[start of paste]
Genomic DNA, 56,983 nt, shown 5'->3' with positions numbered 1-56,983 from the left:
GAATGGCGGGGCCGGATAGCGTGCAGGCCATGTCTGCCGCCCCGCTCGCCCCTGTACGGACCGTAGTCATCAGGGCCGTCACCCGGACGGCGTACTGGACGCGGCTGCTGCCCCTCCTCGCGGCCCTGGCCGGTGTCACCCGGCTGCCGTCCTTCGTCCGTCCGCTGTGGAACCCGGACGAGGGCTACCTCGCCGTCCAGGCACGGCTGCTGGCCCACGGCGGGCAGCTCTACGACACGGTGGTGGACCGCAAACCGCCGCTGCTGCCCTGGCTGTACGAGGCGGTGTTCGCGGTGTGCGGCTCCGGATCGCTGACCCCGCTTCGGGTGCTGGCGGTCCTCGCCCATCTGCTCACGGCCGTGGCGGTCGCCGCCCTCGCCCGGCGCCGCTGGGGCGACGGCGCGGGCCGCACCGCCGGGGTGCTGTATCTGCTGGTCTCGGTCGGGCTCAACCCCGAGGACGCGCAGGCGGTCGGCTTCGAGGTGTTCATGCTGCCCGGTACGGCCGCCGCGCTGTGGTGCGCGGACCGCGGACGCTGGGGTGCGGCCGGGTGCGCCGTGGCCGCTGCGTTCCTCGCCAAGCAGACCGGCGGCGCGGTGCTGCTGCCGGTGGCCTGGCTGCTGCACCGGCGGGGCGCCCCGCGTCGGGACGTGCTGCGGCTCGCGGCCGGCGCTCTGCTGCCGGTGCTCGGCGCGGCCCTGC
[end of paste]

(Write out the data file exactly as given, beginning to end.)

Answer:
Genomic DNA, 56,983 nt, shown 5'->3' with positions numbered 1-56,983 from the left:
GAATGGCGGGGCCGGATAGCGTGCAGGCCATGTCTGCCGCCCCGCTCGCCCCTGTACGGACCGTAGTCATCAGGGCCGTCACCCGGACGGCGTACTGGACGCGGCTGCTGCCCCTCCTCGCGGCCCTGGCCGGTGTCACCCGGCTGCCGTCCTTCGTCCGTCCGCTGTGGAACCCGGACGAGGGCTACCTCGCCGTCCAGGCACGGCTGCTGGCCCACGGCGGGCAGCTCTACGACACGGTGGTGGACCGCAAACCGCCGCTGCTGCCCTGGCTGTACGAGGCGGTGTTCGCGGTGTGCGGCTCCGGATCGCTGACCCCGCTTCGGGTGCTGGCGGTCCTCGCCCATCTGCTCACGGCCGTGGCGGTCGCCGCCCTCGCCCGGCGCCGCTGGGGCGACGGCGCGGGCCGCACCGCCGGGGTGCTGTATCTGCTGGTCTCGGTCGGGCTCAACCCCGAGGACGCGCAGGCGGTCGGCTTCGAGGTGTTCATGCTGCCCGGTACGGCCGCCGCGCTGTGGTGCGCGGACCGCGGACGCTGGGGTGCGGCCGGGTGCGCCGTGGCCGCTGCGTTCCTCGCCAAGCAGACCGGCGGCGCGGTGCTGCTGCCGGTGGCCTGGCTGCTGCACCGGCGGGGCGCCCCGCGTCGGGACGTGCTGCGGCTCGCGGCCGGCGCTCTGCTGCCGGTGCTCGGCGCGGCCCTGC